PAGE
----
Cognitive-Behavioral Therapy (CBT) is a formal therapeutic approach that encourages selfmanagement
of illnesses in accordance with the BioPsychoSocial model. CBT is composed of numerous
skills grounded in known principles of behavioral and cognitive change. Each skill is designed to
influence one of the facets associated with the perception of pain (i.e., sensory factors, emotional factors,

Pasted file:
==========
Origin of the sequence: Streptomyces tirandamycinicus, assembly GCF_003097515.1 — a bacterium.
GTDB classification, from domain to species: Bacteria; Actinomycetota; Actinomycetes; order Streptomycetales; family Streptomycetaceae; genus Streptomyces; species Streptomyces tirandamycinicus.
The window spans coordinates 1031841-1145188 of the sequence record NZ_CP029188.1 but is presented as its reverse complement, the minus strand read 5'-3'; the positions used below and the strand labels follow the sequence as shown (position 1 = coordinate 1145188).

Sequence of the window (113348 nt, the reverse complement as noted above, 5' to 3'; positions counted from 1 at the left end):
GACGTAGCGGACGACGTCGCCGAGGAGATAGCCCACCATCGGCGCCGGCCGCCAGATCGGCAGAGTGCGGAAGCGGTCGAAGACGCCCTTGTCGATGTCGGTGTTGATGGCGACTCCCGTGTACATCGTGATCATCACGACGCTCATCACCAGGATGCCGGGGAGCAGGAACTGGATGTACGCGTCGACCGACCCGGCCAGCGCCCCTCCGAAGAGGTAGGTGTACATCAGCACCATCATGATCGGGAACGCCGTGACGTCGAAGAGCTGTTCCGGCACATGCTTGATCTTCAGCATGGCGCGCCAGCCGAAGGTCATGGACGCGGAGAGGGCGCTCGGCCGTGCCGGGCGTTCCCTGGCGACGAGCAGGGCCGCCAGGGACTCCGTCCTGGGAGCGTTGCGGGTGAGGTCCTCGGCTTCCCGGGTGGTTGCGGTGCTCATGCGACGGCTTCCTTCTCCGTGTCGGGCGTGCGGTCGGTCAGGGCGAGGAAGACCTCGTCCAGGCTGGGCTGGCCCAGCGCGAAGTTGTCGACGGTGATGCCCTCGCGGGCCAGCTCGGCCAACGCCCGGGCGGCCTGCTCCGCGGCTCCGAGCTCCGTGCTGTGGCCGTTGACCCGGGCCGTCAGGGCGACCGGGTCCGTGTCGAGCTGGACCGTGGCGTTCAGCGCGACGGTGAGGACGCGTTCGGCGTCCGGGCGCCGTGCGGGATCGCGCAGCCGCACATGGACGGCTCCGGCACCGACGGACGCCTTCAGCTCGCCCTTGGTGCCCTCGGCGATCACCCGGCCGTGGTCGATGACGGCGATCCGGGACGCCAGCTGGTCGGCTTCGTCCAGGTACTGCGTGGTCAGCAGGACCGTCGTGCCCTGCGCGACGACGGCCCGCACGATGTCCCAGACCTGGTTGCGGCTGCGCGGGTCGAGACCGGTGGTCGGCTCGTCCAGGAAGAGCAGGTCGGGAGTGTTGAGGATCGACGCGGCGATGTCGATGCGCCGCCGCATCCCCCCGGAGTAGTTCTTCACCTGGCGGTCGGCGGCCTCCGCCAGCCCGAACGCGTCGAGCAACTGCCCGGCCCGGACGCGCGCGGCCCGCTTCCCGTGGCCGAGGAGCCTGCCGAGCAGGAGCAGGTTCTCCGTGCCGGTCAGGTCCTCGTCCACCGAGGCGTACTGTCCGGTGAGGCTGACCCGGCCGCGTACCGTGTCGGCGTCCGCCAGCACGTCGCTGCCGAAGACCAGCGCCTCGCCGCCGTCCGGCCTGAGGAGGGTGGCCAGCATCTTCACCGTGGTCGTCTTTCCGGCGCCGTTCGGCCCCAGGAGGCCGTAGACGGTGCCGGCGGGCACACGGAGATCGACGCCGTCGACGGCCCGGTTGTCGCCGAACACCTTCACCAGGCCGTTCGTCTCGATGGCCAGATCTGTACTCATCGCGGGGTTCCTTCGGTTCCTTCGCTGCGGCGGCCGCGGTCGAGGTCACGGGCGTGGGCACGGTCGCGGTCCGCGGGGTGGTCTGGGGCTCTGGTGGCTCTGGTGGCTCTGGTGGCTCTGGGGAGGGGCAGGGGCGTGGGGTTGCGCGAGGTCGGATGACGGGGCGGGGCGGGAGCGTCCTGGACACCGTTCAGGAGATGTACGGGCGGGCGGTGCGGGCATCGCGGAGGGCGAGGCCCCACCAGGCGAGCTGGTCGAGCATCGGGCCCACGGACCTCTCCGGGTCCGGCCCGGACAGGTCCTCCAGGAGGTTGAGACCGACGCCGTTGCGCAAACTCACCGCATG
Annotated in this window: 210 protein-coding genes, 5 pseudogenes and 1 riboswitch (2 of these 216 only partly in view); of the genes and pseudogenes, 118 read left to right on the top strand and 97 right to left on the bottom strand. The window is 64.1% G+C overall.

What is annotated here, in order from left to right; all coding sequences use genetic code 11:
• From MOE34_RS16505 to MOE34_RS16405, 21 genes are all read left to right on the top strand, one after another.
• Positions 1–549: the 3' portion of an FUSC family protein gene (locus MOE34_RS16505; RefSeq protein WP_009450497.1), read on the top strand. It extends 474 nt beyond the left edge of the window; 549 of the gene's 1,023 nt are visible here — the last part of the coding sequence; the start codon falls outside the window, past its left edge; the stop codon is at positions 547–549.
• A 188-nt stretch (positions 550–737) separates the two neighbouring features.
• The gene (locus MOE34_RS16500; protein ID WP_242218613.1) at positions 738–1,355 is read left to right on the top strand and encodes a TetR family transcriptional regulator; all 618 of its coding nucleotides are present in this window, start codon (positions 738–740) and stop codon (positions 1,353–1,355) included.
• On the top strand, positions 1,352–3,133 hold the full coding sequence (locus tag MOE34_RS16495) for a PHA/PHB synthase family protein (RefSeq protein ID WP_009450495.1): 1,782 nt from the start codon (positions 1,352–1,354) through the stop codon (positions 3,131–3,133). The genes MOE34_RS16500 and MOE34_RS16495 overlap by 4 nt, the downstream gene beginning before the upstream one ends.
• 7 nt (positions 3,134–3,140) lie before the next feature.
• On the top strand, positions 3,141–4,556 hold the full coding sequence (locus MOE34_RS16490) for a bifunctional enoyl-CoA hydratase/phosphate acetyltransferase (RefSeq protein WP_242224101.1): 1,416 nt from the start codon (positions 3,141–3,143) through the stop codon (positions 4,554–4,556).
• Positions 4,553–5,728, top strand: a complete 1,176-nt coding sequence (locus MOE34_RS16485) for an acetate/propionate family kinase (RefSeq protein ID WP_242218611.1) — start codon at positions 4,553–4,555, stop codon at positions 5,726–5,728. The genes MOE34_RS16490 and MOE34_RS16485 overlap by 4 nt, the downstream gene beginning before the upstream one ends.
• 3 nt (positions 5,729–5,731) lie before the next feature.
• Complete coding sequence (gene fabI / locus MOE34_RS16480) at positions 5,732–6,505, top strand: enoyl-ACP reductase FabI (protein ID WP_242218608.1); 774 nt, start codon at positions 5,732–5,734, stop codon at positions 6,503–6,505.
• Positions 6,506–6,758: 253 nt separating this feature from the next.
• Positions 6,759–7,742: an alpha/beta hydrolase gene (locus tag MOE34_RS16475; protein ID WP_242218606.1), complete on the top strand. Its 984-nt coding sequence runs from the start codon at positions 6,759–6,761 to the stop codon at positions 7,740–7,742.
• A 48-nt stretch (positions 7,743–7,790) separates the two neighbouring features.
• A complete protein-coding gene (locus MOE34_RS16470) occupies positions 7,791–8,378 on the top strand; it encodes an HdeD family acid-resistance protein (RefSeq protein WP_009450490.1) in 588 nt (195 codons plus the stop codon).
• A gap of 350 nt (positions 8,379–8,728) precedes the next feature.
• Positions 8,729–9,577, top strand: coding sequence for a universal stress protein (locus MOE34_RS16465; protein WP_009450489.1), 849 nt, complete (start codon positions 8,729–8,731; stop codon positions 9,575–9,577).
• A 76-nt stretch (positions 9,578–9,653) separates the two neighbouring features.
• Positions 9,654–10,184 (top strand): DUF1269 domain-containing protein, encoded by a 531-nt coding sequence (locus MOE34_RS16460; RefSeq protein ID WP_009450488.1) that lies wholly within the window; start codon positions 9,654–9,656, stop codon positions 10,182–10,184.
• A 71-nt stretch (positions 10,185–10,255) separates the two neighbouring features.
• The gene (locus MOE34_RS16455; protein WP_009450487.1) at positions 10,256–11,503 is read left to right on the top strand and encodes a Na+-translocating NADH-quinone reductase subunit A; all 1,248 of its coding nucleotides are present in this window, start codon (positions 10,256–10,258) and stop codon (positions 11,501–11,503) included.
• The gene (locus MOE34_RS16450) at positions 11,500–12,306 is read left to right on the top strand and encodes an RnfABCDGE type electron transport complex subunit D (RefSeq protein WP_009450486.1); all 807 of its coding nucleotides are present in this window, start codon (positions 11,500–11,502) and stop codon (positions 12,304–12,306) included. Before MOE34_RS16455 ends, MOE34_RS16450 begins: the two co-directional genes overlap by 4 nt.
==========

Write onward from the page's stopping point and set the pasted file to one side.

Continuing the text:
or cognitive factors). Across the various Central Sensitivity Syndromes (CSS), CBT is thought to
be beneficial to at least a portion of individuals afflicted. This paper provides a description of CBT,
some recommendations for integrating CBT into clinical practice, and a brief review of the evidence
supporting the use of CBT with various forms of CSS.